Luke Hancock named Most Outstanding Player

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ATLANTA — Their best player was struggling and one of their main backups was on the bench with a broken leg.

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Louisville guard/forward Luke Hancock (11) reacts after Louisville defeated Michigan after the second half of the NCAA Final Four tournament college basketball championship game Monday, April 8, 2013, in Atlanta. Louisville won 82-76. (AP Photo/David J. Phillip)  David J. Phillip
David J. Phillip
Louisville guard/forward Luke Hancock (11) reacts after Louisville defeated Michigan after the second half of the NCAA Final Four tournament college basketball championship game Monday, April 8, 2013, in Atlanta. Louisville won 82-76. (AP Photo/David J. Phillip)

Louisville still had more than enough to win its third national title.

Luke Hancock made four consecutive 3-pointers in the first half, and Peyton Siva and Chane Behanan had monster second halves to lead the top-seeded Cardinals to their first national title since 1986 on Monday night with an 82-76 victory over Michigan.

Hancock finished with 22 points, including a perfect 5 for 5 from 3-point range. Siva had 14 of his 18 points in the second half, and Behanan had 11 of his 12 rebounds in the second half. Behanan also chipped in 15 points for Louisville (35-5).

While Siva leaped off the floor to hug his family when the buzzer sounded, a beaming Kevin Ware hobbled onto the court to join his teammates. Behanan picked up two cheerleaders and, with one in each arm, carried them to the mosh pit that quickly formed at center court.

Louisville wasn't exactly deep before Ware snapped his tibia in the Midwest Regional final, and Pitino candidly said his absence was going to cause "problems" for the Cardinals. Having Russ Smith revert to his wild and "Russdiculous" ways after being so brilliant in the first five games of the tournament didn't help matters.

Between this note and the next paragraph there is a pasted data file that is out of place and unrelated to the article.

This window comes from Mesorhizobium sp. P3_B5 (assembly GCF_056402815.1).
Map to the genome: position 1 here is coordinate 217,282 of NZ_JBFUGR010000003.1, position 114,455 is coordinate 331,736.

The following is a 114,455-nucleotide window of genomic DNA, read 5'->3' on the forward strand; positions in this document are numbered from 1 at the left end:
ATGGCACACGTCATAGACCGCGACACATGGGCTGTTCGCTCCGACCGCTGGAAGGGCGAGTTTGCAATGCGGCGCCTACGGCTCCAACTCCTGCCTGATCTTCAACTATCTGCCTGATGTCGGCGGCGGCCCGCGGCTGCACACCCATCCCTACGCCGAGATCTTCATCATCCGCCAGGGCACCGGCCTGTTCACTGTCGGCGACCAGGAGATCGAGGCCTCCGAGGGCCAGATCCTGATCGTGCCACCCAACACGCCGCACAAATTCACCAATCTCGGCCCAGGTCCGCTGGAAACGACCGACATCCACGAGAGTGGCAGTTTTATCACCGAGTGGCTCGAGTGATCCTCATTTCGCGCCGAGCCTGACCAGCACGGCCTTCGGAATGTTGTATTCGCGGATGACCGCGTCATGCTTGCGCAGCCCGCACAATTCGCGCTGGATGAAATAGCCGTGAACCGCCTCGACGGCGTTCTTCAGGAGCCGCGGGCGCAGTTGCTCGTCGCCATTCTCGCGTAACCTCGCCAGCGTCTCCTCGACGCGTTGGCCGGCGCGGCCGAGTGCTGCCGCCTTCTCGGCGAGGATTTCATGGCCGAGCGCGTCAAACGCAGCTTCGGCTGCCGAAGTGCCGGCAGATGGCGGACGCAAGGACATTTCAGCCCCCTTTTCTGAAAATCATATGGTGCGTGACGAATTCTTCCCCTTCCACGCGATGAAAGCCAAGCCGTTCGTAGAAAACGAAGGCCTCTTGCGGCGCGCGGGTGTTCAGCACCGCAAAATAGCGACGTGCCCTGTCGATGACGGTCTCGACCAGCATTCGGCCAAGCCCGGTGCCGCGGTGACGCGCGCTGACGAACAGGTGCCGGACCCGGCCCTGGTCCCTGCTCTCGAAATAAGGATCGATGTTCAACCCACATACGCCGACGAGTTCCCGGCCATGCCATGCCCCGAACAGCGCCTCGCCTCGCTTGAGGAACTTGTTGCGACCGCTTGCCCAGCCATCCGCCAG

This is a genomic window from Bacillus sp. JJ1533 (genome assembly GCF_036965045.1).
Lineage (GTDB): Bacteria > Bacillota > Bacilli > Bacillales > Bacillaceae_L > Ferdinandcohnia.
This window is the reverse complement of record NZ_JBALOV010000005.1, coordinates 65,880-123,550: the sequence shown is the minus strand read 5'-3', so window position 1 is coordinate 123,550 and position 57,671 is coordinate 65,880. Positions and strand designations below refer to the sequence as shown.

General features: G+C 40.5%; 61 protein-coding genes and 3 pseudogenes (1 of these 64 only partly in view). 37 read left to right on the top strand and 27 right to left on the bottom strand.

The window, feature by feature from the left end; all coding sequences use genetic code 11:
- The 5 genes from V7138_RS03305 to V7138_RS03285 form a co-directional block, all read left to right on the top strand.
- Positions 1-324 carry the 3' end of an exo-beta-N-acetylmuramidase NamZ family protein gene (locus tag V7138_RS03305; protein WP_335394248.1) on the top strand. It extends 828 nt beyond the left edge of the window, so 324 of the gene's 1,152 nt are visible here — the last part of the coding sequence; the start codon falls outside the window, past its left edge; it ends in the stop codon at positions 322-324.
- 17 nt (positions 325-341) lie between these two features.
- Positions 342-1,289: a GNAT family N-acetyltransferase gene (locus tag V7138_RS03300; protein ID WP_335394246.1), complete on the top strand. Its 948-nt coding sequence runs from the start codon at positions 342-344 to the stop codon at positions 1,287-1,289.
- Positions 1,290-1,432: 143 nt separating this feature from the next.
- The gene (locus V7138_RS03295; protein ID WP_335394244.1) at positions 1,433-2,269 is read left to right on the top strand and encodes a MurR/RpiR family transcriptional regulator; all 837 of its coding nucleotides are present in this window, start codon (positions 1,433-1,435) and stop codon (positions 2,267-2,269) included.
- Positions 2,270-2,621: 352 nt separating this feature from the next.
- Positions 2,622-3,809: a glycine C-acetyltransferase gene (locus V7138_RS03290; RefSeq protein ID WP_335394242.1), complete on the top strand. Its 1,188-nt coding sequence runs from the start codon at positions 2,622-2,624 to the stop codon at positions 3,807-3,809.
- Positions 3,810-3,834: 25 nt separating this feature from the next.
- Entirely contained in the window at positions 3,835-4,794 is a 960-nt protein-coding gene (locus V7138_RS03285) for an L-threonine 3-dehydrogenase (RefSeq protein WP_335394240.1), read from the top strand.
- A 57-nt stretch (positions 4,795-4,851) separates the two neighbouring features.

Smith began the night 1 of 10, and finished with nine points on 3 of 16 shooting. It was his worst performance since the Big East title game, and well below the 25 points he'd averaged in the first five games of the tournament.

But adversity seems to mean nothing to the Cardinals. Ware's gruesome injury - his bone protruded through the skin - would have left most teams reeling. But he became their inspiration instead, urging his teammates to "just go win the game" to get to the Final Four, then accompanying his teammates to his hometown of Atlanta just three days later.

And while his absence left Louisville short-handed, don't underestimate the emotional lift he provided. The Cardinals tweaked their warm-up T-shirts to read "Ri5e to the Occasion," with Ware's No. 5 on the back. He had a seat at the end of the bench, clapping and yelling for his teammates and even hobbling onto the court for a team huddle when things looked bleak against Wichita State on Saturday night.

Ware wasn't going to miss cutting down the nets Monday, drawing the loudest cheers when the basket was lowered so he could get his share.

In winning their final 16 games, the Cardinals always managed to find someone - anyone - to step up, and it wasn't going to be any different when the stakes were at their highest.

Trailing by 12 — the same deficit they faced against Wichita State on Saturday night - late in the first half, Hancock made one, two, three and then a fourth 3-pointer. As his hand hung in the air after the last one, the Georgia Dome shook with cheers of "LUUUUUUKE!" for the guy who is so respected by his teammates he was made a team captain before he was eligible to play his first game for Louisville.

Siva fed Montrezl Harrell for a monster dunk and, just like that, Louisville had a 37-36 lead just before the half.

Michigan pulled within 54-52 with 12:07 to play on a deep, deep 3 by AP Player of the Year Trey Burke, who sat most of the first half after picking up two quick fouls. But then, Siva and Behanan simply took over.

The Cardinals had three players with three fouls - Hancock and Siva, included - and fears about their shortened rotation had made them cautious in Saturday night's national semifinal. This time, however, it seemed to fire them up.

The 6-foot Siva looked about 6 inches taller as he scooped up a rebound took it all the way in for a layup, the first of three straight baskets. Behanan seemed to be everywhere under the basket, grabbing one rebound after another. Louisville outrebounded 32-27, including 20-10 in the second half.

Gorgui Dieng may have had a quiet night offensively - he had eight points - but he knocked down a short jumper to extend the lead to 65-61. Siva then scored on a backdoor dunk to make it 67-62 with 6:25 left, and the game was essentially over.


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